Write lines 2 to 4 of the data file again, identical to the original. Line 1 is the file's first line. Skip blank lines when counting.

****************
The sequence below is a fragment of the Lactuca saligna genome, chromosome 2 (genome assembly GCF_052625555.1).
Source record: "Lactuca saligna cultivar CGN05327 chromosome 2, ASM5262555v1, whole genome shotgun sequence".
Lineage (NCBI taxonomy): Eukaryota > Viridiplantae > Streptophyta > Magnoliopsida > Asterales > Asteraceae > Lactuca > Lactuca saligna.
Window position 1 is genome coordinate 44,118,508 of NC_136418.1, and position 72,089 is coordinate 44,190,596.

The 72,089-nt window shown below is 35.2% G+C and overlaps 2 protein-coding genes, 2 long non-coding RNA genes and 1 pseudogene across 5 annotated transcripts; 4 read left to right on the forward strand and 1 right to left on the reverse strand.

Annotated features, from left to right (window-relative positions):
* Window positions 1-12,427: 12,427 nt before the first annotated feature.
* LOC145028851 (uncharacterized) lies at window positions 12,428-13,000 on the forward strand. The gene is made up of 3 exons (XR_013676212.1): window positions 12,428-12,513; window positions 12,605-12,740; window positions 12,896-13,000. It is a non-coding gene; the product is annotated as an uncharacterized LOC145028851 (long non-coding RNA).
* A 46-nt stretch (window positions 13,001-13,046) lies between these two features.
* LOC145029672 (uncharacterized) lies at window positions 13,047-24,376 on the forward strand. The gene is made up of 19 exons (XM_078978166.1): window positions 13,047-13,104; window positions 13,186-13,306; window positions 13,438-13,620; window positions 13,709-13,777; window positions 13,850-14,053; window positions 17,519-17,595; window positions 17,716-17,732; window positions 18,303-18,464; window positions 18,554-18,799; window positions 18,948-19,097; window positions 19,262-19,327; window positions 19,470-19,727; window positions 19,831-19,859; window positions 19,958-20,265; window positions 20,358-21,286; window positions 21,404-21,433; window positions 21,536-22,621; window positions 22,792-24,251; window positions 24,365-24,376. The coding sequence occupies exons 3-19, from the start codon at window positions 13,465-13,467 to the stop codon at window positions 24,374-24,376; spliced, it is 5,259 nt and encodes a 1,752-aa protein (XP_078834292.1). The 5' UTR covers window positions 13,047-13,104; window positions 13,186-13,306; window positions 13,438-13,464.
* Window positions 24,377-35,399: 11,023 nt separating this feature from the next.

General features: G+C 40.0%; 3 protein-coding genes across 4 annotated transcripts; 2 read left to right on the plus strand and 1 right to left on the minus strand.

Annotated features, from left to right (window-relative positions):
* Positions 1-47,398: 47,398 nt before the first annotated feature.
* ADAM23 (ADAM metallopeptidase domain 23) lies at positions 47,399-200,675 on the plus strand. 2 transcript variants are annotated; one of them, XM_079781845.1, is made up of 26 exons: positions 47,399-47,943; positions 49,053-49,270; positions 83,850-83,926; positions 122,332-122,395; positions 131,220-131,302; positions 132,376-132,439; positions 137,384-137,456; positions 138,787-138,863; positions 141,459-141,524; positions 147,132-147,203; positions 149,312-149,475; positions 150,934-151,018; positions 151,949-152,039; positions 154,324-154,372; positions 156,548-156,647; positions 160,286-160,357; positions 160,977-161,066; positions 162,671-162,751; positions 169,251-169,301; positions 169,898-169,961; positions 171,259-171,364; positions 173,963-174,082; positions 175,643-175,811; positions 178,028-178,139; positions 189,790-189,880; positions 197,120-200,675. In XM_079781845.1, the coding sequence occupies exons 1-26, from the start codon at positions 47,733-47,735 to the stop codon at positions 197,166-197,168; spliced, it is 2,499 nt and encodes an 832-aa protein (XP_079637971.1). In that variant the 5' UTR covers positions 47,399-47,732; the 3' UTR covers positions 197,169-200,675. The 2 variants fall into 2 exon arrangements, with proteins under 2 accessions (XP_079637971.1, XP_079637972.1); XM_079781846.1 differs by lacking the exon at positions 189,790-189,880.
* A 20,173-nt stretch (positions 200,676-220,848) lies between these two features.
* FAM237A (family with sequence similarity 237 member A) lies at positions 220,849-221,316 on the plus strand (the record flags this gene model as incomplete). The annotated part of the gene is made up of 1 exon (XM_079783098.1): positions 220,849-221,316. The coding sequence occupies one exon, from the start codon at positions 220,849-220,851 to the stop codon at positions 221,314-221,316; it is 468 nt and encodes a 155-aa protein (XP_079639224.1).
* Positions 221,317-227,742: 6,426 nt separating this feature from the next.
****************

Source record: "Lactuca saligna cultivar CGN05327 chromosome 2, ASM5262555v1, whole genome shotgun sequence".
Lineage (NCBI taxonomy): Eukaryota > Viridiplantae > Streptophyta > Magnoliopsida > Asterales > Asteraceae > Lactuca > Lactuca saligna.
Window position 1 is genome coordinate 44,118,508 of NC_136418.1, and position 72,089 is coordinate 44,190,596.